I have a variety of old computers running various versions of Ubuntu Linux. Works great. But how can I check to see if there’s an update, and apply any new OS software needed to keep them all updated?
Unlike many modern operating systems, Ubuntu Linux seems to keep it pretty quiet if there’s an OS update, so there are a lot of different major and minor versions of the system out in the wild. Part of it is the entire Linux philosophy of keeping out of the way so you can focus on your tasks or your server can dedicate its cycles to key tasks. That’s good. But when you realize that your systems are all running different versions of Ubuntu, well, you might long for the automatic updates of MacOS X or Windows.
Fortunately if you have even a somewhat modern version of Linux you’ll find that it automates much of the process of updating and upgrading your operating system once you start the process. The trick, as they say, is knowing how and when to invoke an update.
So let’s dive in. This is a lot of steps, so stick with me, or even better, have this article on one computer or a tablet while you’re checking your other system.
To start out, use the app launcher to search for Software Updater if it’s not already shown (as below):
Click to launch it and while its primary task is to ensure that the apps and programs on your computer are updated, it can also check to see what version of the Ubuntu operating system you’re running too. And, perhaps, give you the bad news:
Yes, I admit it. I’ve not kept track of version numbers on this Ubuntu Linux install and have fallen WAY behind. This particular machine is running 16.04 but the latest is 18.04.1 LTS. LTS, if you aren’t savvy to the acronym, is long term support. That’s a good thing 🙂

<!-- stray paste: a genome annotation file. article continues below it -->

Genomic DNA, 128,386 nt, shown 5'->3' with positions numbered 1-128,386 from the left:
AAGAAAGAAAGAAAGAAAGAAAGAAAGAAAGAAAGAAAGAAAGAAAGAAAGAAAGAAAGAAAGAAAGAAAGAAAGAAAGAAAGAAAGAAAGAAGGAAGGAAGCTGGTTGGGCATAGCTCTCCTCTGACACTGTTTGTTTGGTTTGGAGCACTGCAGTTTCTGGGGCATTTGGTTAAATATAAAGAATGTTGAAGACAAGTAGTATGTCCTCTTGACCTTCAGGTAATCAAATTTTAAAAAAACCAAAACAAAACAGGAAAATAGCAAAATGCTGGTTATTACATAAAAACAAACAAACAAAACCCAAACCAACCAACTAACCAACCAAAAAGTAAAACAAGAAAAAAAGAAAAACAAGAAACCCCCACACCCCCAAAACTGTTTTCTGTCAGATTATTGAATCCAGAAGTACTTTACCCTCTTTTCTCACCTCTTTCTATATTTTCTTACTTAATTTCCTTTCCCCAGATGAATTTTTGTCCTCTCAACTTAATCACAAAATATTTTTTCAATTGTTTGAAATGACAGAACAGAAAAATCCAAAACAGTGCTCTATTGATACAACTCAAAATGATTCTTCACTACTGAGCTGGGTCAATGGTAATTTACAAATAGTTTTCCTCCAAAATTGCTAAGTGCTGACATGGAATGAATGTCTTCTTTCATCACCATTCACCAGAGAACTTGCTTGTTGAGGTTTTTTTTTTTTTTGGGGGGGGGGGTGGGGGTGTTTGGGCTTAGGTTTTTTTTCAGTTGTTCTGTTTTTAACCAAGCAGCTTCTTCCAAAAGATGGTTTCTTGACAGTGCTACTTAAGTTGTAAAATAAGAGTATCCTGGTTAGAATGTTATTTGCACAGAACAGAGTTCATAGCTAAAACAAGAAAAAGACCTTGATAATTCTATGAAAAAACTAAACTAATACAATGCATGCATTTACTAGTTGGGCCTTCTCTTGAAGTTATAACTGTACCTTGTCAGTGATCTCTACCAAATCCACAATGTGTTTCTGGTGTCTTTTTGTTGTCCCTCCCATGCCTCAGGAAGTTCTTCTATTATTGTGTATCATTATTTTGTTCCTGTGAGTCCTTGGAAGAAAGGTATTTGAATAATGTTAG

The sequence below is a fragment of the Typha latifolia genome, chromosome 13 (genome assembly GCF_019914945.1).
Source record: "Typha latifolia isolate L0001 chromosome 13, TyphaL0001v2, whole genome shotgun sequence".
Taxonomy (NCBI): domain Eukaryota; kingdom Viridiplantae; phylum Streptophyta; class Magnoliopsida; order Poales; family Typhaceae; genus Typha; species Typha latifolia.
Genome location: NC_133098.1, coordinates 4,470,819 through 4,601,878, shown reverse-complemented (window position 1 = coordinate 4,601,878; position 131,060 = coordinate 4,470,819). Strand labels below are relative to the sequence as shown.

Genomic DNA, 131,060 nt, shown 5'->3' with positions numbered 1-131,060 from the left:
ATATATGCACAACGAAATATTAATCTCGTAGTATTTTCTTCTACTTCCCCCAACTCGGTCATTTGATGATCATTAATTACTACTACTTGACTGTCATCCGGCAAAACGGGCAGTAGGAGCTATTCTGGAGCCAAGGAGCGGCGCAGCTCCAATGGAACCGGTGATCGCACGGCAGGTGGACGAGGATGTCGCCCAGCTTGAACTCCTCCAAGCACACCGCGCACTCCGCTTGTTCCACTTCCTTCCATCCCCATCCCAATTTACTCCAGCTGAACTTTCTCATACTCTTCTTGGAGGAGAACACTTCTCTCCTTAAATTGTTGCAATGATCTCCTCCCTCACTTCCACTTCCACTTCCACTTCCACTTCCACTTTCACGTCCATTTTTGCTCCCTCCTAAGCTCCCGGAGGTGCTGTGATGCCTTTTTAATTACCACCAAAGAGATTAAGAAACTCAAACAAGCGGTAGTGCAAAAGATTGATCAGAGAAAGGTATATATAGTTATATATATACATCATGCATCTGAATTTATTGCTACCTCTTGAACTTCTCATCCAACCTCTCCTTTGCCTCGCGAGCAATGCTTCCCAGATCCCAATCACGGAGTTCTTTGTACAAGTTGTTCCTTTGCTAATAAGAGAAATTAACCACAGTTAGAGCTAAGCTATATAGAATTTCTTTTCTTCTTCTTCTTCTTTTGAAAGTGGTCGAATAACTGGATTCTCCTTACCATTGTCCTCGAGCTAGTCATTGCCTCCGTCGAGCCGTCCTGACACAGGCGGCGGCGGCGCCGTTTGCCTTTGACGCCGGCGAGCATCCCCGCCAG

To update – any guesses? – click on “Upgrade…” and you’ll need to prove you have permission to update system software on this particular device:
Log in with your appropriate password and you’ll get a cheery splash screen about Ubuntu 18.04, which has the somewhat bizarre moniker “Bionic Beaver”:
You can investigate if you want to learn what’s new and cool in this release (tip: A totally different user experience!) or you can just proceed by clicking on the “Upgrade” button on the lower right…
You might as well get used to this window, you’re going to see it for a while as the system goes through a lot of steps to complete the operating system update. It’ll take 30min to an hour, or longer, and there are windows and options you’ll have to choose along the way, so you can’t just grab lunch and come back to a new OS.
Oh, like this window that suddenly pops up:
Notice that this upgrade is going to wipe out a lot of the optional software I downloaded and installed through the APT package manager. My logic: delete it all, I can always re-install.
To proceed click on the “Start Upgrade” button.
And after a while…
At least there’s progress as the lines get a little green check mark. But it takes a while…
Finally you’ll get to this prompt:
As I explained earlier, I’m going to just remove everything and reinstall as needed. To proceed, a click on “Remove“.
Ready to proceed? Excellent! Click on the “Restart Now” and watch as your computer powers down, restarts into a command line mode, and updates every little corner of the Ubuntu system, then launches into a completely new and frankly very different user interface.
Finally, double check by going into Settings > Details > About and double checking the current version number:
There ya go, running Bionic Beaver. Not too bad an update process, really, but more importantly now you know how to force an update check whenever you want to ensure everything’s running tip-top!
Pro Tip: I’ve been writing about Linux since the first version came out from Torvalds. Check out my many, many Linux help tutorials while you’re here!